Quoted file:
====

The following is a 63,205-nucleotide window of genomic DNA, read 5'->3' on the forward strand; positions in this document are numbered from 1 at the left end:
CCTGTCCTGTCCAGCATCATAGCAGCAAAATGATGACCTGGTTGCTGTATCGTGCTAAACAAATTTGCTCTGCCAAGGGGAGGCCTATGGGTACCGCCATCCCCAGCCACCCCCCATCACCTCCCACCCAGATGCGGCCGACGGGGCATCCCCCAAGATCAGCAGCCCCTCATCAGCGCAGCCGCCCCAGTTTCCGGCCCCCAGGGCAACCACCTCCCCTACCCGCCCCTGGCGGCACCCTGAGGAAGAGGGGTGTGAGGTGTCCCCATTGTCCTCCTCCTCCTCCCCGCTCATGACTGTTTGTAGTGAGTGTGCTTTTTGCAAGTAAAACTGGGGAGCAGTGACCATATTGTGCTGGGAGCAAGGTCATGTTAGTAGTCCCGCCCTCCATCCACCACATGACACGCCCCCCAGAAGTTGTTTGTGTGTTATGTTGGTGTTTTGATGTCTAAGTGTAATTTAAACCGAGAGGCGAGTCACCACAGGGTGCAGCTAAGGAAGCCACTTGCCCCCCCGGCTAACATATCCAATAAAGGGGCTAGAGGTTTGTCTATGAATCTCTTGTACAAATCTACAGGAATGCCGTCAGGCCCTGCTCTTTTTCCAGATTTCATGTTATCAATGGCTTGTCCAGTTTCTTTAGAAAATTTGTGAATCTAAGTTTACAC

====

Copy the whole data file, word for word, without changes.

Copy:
The following is a 63,205-nucleotide window of genomic DNA, read 5'->3' on the forward strand; positions in this document are numbered from 1 at the left end:
CCTGTCCTGTCCAGCATCATAGCAGCAAAATGATGACCTGGTTGCTGTATCGTGCTAAACAAATTTGCTCTGCCAAGGGGAGGCCTATGGGTACCGCCATCCCCAGCCACCCCCCATCACCTCCCACCCAGATGCGGCCGACGGGGCATCCCCCAAGATCAGCAGCCCCTCATCAGCGCAGCCGCCCCAGTTTCCGGCCCCCAGGGCAACCACCTCCCCTACCCGCCCCTGGCGGCACCCTGAGGAAGAGGGGTGTGAGGTGTCCCCATTGTCCTCCTCCTCCTCCCCGCTCATGACTGTTTGTAGTGAGTGTGCTTTTTGCAAGTAAAACTGGGGAGCAGTGACCATATTGTGCTGGGAGCAAGGTCATGTTAGTAGTCCCGCCCTCCATCCACCACATGACACGCCCCCCAGAAGTTGTTTGTGTGTTATGTTGGTGTTTTGATGTCTAAGTGTAATTTAAACCGAGAGGCGAGTCACCACAGGGTGCAGCTAAGGAAGCCACTTGCCCCCCCGGCTAACATATCCAATAAAGGGGCTAGAGGTTTGTCTATGAATCTCTTGTACAAATCTACAGGAATGCCGTCAGGCCCTGCTCTTTTTCCAGATTTCATGTTATCAATGGCTTGTCCAGTTTCTTTAGAAAATTTGTGAATCTAAGTTTACAC